I have lettuce seed for a variety that Johnny’s Select Seed claims will be hardy to about 22°F. There are also the usual winter spinach, cabbages and roots. I figure a cold frame near my kitchen door will keep me in fresh salad at least through December. Then I might be able to start a flat of seeds in the basement that can be planted out in early March, for more greens by the equinox. I am pretty much done buying greens at the grocery store. Even our co-op, which carries only local produce, is selling expensive veg that looks… well… terrible. Especially the spinach and lettuce. It’s all wilted and desiccated even now, in the middle of the main harvest season, with all this ideal spinach and lettuce weather. I don’t know what has changed, but whatever it was made for a drastic slide in quality — paired with an outrageous jump in price (like everything else)… I’m not willing to pay $7.50 for a flaccid head of lettuce. Or maybe any greens. But greens are my primary source of vitamins. So I’ve set up my own personal supply — which will, depending on the cost of the little bit of lumber I still have to buy, likely pay for itself in about two dozen salads at current market prices.

While hiding from the weather, I made the change from the flowery stuff I have for spring and early summer to the warmer tones of late summer and Lughnasadh. Harvest being my favorite, I usually find any excuse to pull it all out as early as possible. Also, I have a very low tolerance for pink. So that too prompts me to put away the May to Midsummer stuff as soon as I can. 

I have a penchant for Americana. Down in Massachusetts, I lived in an 18th century farmhouse, an actual piece of living history. I also volunteered for the Townsend Historical Society, which looks after a home that has remarkably well-preserved Rufus Porter murals and embellishments throughout. Both those experiences inspired a love of the things that people used to make for themselves, using whatever they had on hand.

I tend to call Americana not the propaganda and advertising stuff that’s been slathered all over the world since WWII (and which most people see in their heads when they hear the term), but actual craft made by actual people to grace their actual lives (what is called “primitive” art by some). These are things that talk about the real people of this country, not the abstract country itself (definitely not its foul corporations). This is how I celebrate the holidays of late summer. (I’m from out West. I don’t believe in fireworks. Full stop.) So my bookshelves and mantles are adorned with odd figures covered in stars and candy stripes, little vignettes from days when people made things because they wanted to make their lives beautiful, as well as shells and stones I’ve picked up and carried around with me for years (if not decades).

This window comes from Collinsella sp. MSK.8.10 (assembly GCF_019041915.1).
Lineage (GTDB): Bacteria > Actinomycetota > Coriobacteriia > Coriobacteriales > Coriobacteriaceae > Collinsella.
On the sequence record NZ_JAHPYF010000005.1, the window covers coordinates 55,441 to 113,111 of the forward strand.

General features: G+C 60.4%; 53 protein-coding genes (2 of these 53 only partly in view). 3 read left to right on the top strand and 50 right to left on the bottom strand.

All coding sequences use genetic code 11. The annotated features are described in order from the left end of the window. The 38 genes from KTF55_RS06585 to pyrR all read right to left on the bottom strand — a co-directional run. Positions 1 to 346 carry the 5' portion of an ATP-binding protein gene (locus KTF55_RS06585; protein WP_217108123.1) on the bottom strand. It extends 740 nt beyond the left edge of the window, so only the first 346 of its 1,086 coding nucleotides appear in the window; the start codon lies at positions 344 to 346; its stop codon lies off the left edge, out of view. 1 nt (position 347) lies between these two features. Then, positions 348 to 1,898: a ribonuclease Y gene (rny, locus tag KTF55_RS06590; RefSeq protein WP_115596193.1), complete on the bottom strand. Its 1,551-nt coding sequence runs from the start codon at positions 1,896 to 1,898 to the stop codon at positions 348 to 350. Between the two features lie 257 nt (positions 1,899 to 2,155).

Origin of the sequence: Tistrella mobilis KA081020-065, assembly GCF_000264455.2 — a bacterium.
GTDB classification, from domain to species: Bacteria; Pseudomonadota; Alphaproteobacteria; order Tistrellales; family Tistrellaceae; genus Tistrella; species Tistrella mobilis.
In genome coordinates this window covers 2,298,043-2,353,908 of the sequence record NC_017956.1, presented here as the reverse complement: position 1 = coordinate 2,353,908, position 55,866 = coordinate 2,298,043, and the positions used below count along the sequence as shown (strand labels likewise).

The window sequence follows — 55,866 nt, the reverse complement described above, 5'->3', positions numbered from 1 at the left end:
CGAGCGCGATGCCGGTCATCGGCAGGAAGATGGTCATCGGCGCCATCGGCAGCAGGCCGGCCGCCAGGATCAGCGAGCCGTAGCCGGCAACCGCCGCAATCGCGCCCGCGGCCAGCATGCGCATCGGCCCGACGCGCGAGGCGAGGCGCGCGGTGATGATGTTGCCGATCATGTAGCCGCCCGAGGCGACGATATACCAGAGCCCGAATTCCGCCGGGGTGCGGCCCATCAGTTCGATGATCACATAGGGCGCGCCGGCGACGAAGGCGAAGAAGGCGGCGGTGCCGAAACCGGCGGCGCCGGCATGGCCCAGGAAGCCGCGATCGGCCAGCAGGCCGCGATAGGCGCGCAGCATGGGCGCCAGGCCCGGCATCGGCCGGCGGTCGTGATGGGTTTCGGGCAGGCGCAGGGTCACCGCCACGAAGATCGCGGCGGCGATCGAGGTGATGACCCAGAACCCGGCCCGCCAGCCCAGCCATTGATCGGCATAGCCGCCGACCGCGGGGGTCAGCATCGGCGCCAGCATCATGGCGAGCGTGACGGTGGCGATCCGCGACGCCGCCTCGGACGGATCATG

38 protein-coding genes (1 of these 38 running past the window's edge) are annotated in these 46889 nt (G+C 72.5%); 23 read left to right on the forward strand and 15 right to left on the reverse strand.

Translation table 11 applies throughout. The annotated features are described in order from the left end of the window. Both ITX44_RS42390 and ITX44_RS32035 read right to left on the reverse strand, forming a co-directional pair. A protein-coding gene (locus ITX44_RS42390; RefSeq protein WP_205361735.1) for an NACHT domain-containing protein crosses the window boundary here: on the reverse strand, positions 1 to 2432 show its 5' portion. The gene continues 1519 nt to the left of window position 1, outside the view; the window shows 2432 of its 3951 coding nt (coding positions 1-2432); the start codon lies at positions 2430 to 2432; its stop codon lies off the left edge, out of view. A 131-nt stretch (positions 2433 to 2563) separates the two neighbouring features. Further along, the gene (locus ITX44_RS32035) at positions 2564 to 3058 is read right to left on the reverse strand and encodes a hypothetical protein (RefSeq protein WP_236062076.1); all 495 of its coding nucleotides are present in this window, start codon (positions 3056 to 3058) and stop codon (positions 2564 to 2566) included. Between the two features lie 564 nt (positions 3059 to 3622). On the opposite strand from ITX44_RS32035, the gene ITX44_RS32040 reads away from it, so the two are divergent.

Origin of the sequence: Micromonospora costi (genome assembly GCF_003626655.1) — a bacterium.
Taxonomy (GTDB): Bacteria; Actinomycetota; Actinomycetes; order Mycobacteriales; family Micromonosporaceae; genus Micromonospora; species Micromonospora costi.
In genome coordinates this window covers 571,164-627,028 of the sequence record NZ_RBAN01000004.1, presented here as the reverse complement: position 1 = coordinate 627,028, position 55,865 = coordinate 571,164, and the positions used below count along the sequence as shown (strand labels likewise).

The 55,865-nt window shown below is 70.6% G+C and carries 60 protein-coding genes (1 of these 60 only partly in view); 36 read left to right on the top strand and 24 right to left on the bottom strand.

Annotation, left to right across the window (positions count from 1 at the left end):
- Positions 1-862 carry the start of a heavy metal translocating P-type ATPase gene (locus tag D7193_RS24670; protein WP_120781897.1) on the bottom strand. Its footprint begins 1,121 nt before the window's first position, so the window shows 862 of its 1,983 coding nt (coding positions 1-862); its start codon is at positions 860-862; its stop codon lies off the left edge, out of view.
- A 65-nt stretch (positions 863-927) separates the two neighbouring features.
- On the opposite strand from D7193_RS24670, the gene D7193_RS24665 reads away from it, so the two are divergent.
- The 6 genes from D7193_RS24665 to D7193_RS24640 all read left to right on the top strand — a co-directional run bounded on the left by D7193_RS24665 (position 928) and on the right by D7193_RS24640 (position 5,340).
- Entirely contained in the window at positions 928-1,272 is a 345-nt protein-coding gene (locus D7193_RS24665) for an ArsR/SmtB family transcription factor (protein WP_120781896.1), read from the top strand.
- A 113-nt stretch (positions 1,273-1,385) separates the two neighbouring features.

This year, I am less inclined than ever to celebrate this country. Instead of glorifying its dubious birth with loud bangs and smoke, I’m rather inclined to let it die quietly and then bury its toxic carcass well away from civilized society so we can’t even smell the rot. In any case, I think we’ve passed the point where this edifice can do anything positive for any of us. It’s time, instead, to make our own ways based in real places and real lives. So going into the Dog Days of summer this year, I’m very focused on building a new world, but one rooted in what works and preserves what nurtures. The Supreme Court and the ludicrous Right can just implode out there in their fascist fantasy land. I’ve got a full harvest of garden and friends and beauty and comfort and craft. And real stories to tell in the lengthening nights. I need nothing else. I hope you are also building this durable contentment into your own lives. It is the best, indeed, the only way to live!

Let the wheel of the year turn on!

©Elizabeth Anker 2022